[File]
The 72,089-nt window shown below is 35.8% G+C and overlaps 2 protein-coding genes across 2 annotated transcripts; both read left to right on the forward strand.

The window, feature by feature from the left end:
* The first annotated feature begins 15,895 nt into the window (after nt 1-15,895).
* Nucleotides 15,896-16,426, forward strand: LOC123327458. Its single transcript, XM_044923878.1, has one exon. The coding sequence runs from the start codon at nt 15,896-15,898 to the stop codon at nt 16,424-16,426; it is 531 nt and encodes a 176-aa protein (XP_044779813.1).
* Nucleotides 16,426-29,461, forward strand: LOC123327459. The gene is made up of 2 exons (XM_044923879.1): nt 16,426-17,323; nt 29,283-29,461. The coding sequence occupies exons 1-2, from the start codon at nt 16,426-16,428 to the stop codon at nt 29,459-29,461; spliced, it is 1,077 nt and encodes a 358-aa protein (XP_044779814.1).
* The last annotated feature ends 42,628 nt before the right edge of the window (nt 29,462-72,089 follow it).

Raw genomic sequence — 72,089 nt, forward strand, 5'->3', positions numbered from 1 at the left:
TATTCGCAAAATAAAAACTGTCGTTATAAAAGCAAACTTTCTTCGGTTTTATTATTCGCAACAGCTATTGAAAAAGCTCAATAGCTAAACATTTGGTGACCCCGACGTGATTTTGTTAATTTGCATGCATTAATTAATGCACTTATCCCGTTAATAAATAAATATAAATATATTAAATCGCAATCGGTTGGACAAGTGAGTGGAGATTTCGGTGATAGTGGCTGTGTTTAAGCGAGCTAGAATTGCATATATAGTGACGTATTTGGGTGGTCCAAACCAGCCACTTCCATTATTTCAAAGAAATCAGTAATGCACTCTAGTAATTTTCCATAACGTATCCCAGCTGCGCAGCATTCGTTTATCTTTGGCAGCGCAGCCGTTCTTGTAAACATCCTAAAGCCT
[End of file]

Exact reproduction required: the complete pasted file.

The 72,089-nt window shown below is 35.8% G+C and overlaps 2 protein-coding genes across 2 annotated transcripts; both read left to right on the forward strand.

The window, feature by feature from the left end:
* The first annotated feature begins 15,895 nt into the window (after nt 1-15,895).
* Nucleotides 15,896-16,426, forward strand: LOC123327458. Its single transcript, XM_044923878.1, has one exon. The coding sequence runs from the start codon at nt 15,896-15,898 to the stop codon at nt 16,424-16,426; it is 531 nt and encodes a 176-aa protein (XP_044779813.1).
* Nucleotides 16,426-29,461, forward strand: LOC123327459. The gene is made up of 2 exons (XM_044923879.1): nt 16,426-17,323; nt 29,283-29,461. The coding sequence occupies exons 1-2, from the start codon at nt 16,426-16,428 to the stop codon at nt 29,459-29,461; spliced, it is 1,077 nt and encodes a 358-aa protein (XP_044779814.1).
* The last annotated feature ends 42,628 nt before the right edge of the window (nt 29,462-72,089 follow it).

Raw genomic sequence — 72,089 nt, forward strand, 5'->3', positions numbered from 1 at the left:
TATTCGCAAAATAAAAACTGTCGTTATAAAAGCAAACTTTCTTCGGTTTTATTATTCGCAACAGCTATTGAAAAAGCTCAATAGCTAAACATTTGGTGACCCCGACGTGATTTTGTTAATTTGCATGCATTAATTAATGCACTTATCCCGTTAATAAATAAATATAAATATATTAAATCGCAATCGGTTGGACAAGTGAGTGGAGATTTCGGTGATAGTGGCTGTGTTTAAGCGAGCTAGAATTGCATATATAGTGACGTATTTGGGTGGTCCAAACCAGCCACTTCCATTATTTCAAAGAAATCAGTAATGCACTCTAGTAATTTTCCATAACGTATCCCAGCTGCGCAGCATTCGTTTATCTTTGGCAGCGCAGCCGTTCTTGTAAACATCCTAAAGCCT